My monkey has become a runner. He starts to run if he sees something, or if something doesn’t appease, him or just because. Usually it is unexpected and catches us off guard. I wrote about how he ran away from me while I was trying to open our door and ran down the street.

On Halloween, I would take the monkey to ring the doorbell. I would pass out our Autism Halloween cards, and then ask my son to say thank you – using ALS sign. One of the times, a house had a bowl for candy outside. The bowl was empty but there were bags of candy next to it. As I let go of my son to open one of the bags – he took off. By the time I screamed for my husband, my monkey was already running down the dark street. I had passed maybe ten houses by the time I was able to reach him. He was trying to get to the stop sign in the busy corner.

My son attends occupational therapy and speech therapy. The place that we take him has two buildings – one for each of the therapies. They are close to each other, walking distance. One of the times, my dad was telling me that as they were waiting for my son’s time to go inside OT, another family came in to the waiting room. When they opened the door, the monkey took off to the other building. He was on the street with incoming traffic. My dad was able to reach him before anything happened.

At school, his teacher tells me that when he’s not in the mood to work, he will also run away. He will try to use the emergency exits to leave. Good thing that the gates are always closed. A study just came out this summer in the journal Pediatrics that most kids over the age of four, who have autism, have tried to elope. And this elopeness increasing with the severity of autism. And every time I read in the news about a child that wondered of, and how the parents are unable to find them, all I can think about is this could be us.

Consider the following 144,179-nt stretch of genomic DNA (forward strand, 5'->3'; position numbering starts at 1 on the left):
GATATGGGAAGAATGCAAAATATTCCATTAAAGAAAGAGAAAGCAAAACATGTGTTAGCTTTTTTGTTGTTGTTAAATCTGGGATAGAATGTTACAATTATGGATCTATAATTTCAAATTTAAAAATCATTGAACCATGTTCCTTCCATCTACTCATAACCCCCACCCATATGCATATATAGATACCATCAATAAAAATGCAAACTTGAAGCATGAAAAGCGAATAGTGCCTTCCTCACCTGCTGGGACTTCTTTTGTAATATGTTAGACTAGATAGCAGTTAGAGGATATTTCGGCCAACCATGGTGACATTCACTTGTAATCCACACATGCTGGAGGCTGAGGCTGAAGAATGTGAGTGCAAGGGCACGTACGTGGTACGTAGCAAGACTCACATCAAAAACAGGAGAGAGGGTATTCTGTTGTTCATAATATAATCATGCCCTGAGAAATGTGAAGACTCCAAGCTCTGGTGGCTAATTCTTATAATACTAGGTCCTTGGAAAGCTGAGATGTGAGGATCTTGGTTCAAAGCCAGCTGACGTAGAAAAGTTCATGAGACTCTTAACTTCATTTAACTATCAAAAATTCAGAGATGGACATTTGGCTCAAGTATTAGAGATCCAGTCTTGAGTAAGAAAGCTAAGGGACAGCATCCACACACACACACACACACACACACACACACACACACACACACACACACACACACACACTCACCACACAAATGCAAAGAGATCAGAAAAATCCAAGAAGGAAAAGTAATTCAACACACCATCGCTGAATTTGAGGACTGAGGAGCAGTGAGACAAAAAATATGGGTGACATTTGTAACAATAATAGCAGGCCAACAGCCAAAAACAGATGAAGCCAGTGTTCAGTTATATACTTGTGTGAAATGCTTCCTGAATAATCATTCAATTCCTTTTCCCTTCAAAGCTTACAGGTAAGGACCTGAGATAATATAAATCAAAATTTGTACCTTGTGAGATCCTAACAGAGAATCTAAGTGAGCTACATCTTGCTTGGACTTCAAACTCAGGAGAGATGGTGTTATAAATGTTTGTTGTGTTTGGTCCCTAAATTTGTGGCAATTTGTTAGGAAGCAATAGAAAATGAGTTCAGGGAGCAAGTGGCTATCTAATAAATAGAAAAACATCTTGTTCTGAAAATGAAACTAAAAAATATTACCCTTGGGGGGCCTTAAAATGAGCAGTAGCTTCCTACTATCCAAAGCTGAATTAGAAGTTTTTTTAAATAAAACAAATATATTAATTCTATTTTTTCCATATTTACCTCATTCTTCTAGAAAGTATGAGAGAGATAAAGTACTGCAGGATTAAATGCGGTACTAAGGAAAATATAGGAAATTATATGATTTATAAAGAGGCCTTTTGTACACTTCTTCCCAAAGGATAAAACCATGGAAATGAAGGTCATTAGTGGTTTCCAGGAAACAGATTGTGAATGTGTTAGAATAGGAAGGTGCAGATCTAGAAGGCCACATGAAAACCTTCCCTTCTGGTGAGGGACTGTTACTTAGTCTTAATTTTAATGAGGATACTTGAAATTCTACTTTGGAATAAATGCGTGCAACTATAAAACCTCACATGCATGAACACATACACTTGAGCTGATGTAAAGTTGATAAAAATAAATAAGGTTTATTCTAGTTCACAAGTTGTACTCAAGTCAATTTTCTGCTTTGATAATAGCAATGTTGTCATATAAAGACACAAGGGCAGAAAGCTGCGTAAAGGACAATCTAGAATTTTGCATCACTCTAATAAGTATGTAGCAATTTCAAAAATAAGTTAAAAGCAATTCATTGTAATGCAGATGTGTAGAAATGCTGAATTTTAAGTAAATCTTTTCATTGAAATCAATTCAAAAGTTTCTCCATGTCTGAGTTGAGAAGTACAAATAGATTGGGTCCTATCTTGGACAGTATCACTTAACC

This could be my son.

We have decided we need to be proactive. Now, before we unbuckle him from the car seat, we make sure we hold his wrist at all times. My husband installed alarms in the doors in the event my son tries to leave (even though we bolt the doors and he is unable to open them). Another solution will be to talk to our neighbors. Let them know of our son’s condition in the event they see him outside. I have talked to the manager at his therapy place to advise them that this could be serious. I have requested a meeting to discuss ways to try to assist my son from endangering himself by jolting while waiting for his session to start. And last, I will be sending an email to our local police precinct to advise them of my son’s potential predicament.

For now, all I can do is keep making changes to make sure he is safe. And pray like crazy that we are able to protect him.

I think one day he will understand the danger of it all.

One day.

I have hope.


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